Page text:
Date of Graduation
Doctor of Philosophy in Geosciences (PhD)
Second Committee Member
Third Committee Member
ENSO, latewood, paleoclimate science, precipitation, reconstruction, variability
Earlywood (EW) and latewood (LW) ring-width chronologies have become an increasingly important proxy in paleoclimate reconstructions. These subannual variables can provide estimates of past hydroclimate variability for seasonal windows that total ring-widths cannot resolve. The strength of the relationship between EW and LW series may influence what type of paleoclimate information is embedded within the tree-ring series. High correlations (> 0.70) between EW and LW are recorded for much of the continent but the magnitude of correlation varies greatly across space and species boundaries. Using four LW chronologies from shortleaf pine, the North American conifer species displaying the lowest EW-LW correlation, a reconstruction of summer atmospheric moisture balance spanning the years 1685-2015 was produced for the central United States. A second reconstruction, based on ten EW and total-ring width chronologies from three other species, estimates May soil moisture for the same period. The relationship between reconstructions displays strong decadal swings in both instrumental and reconstructed data that could potentially improve forecasting skill of summer rainfall. The Atlantic Multidecadal Oscillation (AMO) appears to dictate the changing persistence in seasonal hydroclimate and the reconstructions suggest that this ocean-atmosphere forcing has been a stable feature of North American climate dynamics over the past 300 years. Finally, this dissertation investigates the temporal stability of El Niño-Southern Oscillation (ENSO) signals in the North American tree-ring network in relation to AMO phasing. Numerous reconstructions of ENSO have been produced relying on tree-ring chronologies from the American Southwest as predictors, however, the teleconnection between ENSO and local hydroclimate has varied in strength and spatial expression during the 20th and early 21st century. There is a significant loss of tree-ring records exhibiting significant correlations with ENSO during subperiods associated with the negative phase of the AMO. A new reconstruction, relying solely on a subset of chronologies with time-stable ENSO signals, was produced. When compared to the North American Drought Atlas for the past 350 years, similar expansions and retractions of ENSO influence from the core region of northern Mexico and the border states of the United States seen in the instrumental period/data are recorded.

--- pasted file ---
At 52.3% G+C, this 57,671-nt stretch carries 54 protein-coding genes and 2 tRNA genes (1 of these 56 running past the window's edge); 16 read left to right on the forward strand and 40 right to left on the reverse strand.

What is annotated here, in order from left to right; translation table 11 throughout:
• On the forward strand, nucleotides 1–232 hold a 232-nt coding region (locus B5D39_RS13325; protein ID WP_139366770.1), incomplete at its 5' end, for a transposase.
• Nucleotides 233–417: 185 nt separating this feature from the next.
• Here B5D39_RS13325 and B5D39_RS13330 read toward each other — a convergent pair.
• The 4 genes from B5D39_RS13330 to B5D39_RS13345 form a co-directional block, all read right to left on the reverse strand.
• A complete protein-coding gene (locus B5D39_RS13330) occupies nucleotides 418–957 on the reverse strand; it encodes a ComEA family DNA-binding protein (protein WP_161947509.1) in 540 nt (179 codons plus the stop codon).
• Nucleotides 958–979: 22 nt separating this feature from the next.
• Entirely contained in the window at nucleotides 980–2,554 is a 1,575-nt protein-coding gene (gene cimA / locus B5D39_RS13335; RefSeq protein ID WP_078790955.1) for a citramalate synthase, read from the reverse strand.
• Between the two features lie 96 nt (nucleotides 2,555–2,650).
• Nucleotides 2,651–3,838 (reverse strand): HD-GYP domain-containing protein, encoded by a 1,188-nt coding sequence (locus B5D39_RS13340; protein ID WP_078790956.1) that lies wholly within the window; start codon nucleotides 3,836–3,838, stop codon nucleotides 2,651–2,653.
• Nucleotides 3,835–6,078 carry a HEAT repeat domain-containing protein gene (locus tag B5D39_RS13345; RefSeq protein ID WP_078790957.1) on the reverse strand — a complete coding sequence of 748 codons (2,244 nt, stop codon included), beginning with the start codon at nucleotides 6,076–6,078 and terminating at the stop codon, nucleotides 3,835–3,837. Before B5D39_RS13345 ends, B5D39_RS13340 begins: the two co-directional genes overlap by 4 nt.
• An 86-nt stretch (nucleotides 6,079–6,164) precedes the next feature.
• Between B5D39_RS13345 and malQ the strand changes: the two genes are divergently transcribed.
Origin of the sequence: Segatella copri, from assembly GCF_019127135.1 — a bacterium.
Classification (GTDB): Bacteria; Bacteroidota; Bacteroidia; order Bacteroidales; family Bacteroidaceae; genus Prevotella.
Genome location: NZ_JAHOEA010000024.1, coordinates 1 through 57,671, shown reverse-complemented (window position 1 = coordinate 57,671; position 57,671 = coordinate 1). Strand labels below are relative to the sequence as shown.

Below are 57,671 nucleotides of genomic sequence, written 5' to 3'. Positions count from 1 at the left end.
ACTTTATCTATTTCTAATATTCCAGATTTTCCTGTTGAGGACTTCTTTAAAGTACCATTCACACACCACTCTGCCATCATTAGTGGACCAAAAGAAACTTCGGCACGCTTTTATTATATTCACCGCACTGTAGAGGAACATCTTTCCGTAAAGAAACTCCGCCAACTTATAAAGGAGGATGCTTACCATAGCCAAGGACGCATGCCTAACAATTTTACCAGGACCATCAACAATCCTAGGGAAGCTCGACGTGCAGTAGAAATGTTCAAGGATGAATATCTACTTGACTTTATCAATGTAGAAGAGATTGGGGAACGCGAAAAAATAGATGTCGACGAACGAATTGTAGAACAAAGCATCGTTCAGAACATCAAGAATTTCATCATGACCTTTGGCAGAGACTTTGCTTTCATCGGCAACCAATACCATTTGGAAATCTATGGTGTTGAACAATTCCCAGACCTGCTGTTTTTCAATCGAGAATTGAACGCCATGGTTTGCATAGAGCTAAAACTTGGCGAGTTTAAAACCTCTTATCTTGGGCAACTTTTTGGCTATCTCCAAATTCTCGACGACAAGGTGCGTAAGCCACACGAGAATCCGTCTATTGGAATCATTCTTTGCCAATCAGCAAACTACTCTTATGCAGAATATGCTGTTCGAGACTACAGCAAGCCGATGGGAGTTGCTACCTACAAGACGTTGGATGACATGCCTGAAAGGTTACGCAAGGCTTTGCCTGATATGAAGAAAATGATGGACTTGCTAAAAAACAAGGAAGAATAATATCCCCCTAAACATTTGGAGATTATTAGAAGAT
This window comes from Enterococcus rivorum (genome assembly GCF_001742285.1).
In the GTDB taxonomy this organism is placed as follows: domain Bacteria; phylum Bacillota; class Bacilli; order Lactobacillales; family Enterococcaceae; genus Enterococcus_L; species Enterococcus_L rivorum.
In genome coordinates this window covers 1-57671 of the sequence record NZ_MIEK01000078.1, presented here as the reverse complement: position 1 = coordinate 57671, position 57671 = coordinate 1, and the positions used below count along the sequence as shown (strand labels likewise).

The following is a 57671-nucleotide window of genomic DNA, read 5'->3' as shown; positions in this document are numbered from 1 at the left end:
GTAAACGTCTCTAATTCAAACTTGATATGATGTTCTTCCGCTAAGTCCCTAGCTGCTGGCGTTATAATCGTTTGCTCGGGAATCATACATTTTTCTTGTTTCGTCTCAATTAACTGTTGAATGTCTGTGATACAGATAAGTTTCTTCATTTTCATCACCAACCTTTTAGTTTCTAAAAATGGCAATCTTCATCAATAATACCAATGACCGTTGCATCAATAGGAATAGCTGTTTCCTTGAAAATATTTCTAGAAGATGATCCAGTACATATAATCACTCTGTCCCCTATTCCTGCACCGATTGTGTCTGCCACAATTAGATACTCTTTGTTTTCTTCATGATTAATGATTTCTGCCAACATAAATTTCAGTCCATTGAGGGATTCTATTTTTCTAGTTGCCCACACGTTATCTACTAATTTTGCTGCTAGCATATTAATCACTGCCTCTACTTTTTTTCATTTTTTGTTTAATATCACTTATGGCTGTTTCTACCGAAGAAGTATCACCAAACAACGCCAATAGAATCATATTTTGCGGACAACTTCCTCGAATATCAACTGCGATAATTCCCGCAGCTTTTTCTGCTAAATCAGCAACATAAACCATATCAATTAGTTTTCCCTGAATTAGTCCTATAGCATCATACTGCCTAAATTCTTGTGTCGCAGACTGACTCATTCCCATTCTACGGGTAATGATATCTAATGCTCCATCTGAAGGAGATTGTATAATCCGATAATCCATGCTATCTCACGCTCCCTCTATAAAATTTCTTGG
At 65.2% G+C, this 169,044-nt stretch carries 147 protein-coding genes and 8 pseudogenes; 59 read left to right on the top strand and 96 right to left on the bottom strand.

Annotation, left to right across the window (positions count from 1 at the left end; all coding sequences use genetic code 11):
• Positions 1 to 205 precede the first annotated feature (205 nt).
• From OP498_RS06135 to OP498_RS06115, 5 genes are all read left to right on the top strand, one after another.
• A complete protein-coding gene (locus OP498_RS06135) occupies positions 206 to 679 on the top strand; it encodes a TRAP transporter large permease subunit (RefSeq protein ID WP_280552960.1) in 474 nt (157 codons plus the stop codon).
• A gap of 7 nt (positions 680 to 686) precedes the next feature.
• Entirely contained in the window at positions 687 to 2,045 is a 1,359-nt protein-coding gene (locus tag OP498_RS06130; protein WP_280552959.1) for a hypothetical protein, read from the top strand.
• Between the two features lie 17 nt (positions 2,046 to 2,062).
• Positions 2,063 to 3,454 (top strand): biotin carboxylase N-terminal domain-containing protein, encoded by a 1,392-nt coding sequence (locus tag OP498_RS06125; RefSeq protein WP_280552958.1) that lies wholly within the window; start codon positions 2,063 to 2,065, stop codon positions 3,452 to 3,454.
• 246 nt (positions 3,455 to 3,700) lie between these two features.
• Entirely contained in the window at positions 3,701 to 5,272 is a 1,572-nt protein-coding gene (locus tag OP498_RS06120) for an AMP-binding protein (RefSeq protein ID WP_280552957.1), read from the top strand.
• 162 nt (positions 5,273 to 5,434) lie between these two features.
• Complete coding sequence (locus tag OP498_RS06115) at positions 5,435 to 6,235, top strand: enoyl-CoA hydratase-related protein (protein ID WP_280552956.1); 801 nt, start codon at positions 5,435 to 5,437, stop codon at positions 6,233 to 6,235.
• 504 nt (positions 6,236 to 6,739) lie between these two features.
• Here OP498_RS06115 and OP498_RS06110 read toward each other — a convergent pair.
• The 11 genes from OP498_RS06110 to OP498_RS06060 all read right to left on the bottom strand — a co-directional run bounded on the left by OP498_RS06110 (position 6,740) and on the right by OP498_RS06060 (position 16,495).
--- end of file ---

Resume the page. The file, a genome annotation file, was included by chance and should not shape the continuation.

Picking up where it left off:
Torbenson, Max Carl Arne, "Cool and Warm Season Climate Signals in Tree Rings from North America" (2019). Theses and Dissertations. 3225.